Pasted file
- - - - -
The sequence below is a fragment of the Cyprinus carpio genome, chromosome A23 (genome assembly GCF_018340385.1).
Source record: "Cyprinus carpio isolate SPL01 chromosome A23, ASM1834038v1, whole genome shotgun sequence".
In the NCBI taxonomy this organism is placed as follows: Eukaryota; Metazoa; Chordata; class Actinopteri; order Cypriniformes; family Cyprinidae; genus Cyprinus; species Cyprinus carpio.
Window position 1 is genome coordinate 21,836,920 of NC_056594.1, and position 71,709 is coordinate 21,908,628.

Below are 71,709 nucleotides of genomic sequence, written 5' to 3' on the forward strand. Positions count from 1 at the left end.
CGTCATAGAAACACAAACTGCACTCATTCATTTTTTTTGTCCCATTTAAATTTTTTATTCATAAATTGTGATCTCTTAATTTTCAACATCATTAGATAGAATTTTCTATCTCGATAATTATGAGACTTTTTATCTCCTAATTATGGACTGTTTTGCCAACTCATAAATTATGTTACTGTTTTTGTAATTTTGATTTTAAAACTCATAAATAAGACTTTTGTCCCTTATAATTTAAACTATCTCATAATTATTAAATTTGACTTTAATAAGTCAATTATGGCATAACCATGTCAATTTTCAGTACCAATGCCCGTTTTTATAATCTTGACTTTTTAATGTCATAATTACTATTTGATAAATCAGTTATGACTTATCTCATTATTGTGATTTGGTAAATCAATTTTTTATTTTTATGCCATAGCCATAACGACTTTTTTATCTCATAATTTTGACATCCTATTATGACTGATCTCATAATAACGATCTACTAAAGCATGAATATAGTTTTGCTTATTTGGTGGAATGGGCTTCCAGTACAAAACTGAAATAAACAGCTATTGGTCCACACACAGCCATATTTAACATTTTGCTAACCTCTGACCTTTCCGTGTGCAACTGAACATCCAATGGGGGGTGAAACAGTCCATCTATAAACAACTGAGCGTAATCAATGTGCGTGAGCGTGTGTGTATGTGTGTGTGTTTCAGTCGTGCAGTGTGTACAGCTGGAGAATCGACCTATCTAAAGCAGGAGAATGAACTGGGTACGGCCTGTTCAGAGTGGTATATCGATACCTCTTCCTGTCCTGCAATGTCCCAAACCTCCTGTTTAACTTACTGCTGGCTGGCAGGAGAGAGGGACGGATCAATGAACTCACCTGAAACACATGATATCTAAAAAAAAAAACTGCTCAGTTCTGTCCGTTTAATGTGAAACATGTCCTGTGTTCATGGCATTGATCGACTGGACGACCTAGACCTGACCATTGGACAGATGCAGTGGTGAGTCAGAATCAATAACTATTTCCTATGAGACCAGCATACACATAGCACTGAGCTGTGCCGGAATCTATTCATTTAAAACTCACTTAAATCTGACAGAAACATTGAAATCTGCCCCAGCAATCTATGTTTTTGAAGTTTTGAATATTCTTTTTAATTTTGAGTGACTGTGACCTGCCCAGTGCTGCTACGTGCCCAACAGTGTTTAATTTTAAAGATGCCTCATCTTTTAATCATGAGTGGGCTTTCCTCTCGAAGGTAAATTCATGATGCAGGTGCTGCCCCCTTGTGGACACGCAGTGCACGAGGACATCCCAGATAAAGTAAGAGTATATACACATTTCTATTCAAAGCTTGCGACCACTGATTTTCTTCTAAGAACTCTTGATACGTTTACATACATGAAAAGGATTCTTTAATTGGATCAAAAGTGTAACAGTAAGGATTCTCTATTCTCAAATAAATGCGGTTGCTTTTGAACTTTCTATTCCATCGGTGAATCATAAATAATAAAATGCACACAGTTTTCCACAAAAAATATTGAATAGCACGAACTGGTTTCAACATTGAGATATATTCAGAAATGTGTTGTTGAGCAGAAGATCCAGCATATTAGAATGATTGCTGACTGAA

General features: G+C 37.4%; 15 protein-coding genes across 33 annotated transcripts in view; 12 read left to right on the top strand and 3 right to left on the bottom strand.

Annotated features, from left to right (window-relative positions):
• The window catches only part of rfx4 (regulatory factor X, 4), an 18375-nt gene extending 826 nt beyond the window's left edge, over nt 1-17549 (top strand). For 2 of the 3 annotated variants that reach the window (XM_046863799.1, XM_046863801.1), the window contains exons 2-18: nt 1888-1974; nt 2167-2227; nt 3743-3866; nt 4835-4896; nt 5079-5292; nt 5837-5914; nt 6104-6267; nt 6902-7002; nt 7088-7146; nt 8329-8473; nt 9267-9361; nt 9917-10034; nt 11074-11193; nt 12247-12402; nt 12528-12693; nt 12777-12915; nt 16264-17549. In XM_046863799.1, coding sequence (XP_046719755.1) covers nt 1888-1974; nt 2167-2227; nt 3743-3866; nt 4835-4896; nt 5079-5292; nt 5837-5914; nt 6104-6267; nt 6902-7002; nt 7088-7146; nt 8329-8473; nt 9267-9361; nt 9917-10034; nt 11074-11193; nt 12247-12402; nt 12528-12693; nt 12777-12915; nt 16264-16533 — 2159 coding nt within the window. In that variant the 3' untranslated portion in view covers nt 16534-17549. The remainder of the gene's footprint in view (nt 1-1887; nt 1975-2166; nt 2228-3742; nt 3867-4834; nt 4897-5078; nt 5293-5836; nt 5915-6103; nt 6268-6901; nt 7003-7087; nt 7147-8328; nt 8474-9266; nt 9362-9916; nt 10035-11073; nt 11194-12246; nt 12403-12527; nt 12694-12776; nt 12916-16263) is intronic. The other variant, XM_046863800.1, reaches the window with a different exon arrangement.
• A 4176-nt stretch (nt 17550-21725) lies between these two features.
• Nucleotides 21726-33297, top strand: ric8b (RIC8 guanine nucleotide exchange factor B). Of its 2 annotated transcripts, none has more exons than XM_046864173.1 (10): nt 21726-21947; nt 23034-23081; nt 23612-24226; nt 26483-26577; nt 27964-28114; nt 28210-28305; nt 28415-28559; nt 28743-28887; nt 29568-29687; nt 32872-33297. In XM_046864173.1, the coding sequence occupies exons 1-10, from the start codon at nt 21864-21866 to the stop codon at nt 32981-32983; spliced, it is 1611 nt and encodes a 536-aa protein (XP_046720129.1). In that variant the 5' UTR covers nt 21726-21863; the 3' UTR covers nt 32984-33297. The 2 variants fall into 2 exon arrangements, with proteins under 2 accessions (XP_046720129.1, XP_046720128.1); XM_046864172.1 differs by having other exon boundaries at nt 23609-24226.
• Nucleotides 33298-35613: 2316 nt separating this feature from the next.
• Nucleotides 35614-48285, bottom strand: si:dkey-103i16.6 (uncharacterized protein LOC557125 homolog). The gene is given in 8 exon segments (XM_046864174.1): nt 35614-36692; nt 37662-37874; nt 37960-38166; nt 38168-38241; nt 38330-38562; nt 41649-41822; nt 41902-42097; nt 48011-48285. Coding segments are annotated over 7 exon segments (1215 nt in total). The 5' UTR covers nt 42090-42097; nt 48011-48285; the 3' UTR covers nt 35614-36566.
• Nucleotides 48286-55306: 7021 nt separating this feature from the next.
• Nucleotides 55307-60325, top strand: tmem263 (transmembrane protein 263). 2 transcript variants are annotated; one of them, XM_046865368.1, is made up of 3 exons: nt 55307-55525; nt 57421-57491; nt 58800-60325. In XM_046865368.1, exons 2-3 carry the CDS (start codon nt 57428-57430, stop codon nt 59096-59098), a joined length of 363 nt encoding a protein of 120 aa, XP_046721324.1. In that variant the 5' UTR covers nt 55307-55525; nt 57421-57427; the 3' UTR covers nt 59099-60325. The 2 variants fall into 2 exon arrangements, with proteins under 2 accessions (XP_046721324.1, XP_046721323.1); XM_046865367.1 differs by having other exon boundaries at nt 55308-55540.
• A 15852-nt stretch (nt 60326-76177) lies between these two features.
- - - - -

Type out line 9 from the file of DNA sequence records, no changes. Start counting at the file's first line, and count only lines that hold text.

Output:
• The window catches only part of rfx4 (regulatory factor X, 4), an 18375-nt gene extending 826 nt beyond the window's left edge, over nt 1-17549 (top strand). For 2 of the 3 annotated variants that reach the window (XM_046863799.1, XM_046863801.1), the window contains exons 2-18: nt 1888-1974; nt 2167-2227; nt 3743-3866; nt 4835-4896; nt 5079-5292; nt 5837-5914; nt 6104-6267; nt 6902-7002; nt 7088-7146; nt 8329-8473; nt 9267-9361; nt 9917-10034; nt 11074-11193; nt 12247-12402; nt 12528-12693; nt 12777-12915; nt 16264-17549. In XM_046863799.1, coding sequence (XP_046719755.1) covers nt 1888-1974; nt 2167-2227; nt 3743-3866; nt 4835-4896; nt 5079-5292; nt 5837-5914; nt 6104-6267; nt 6902-7002; nt 7088-7146; nt 8329-8473; nt 9267-9361; nt 9917-10034; nt 11074-11193; nt 12247-12402; nt 12528-12693; nt 12777-12915; nt 16264-16533 — 2159 coding nt within the window. In that variant the 3' untranslated portion in view covers nt 16534-17549. The remainder of the gene's footprint in view (nt 1-1887; nt 1975-2166; nt 2228-3742; nt 3867-4834; nt 4897-5078; nt 5293-5836; nt 5915-6103; nt 6268-6901; nt 7003-7087; nt 7147-8328; nt 8474-9266; nt 9362-9916; nt 10035-11073; nt 11194-12246; nt 12403-12527; nt 12694-12776; nt 12916-16263) is intronic. The other variant, XM_046863800.1, reaches the window with a different exon arrangement.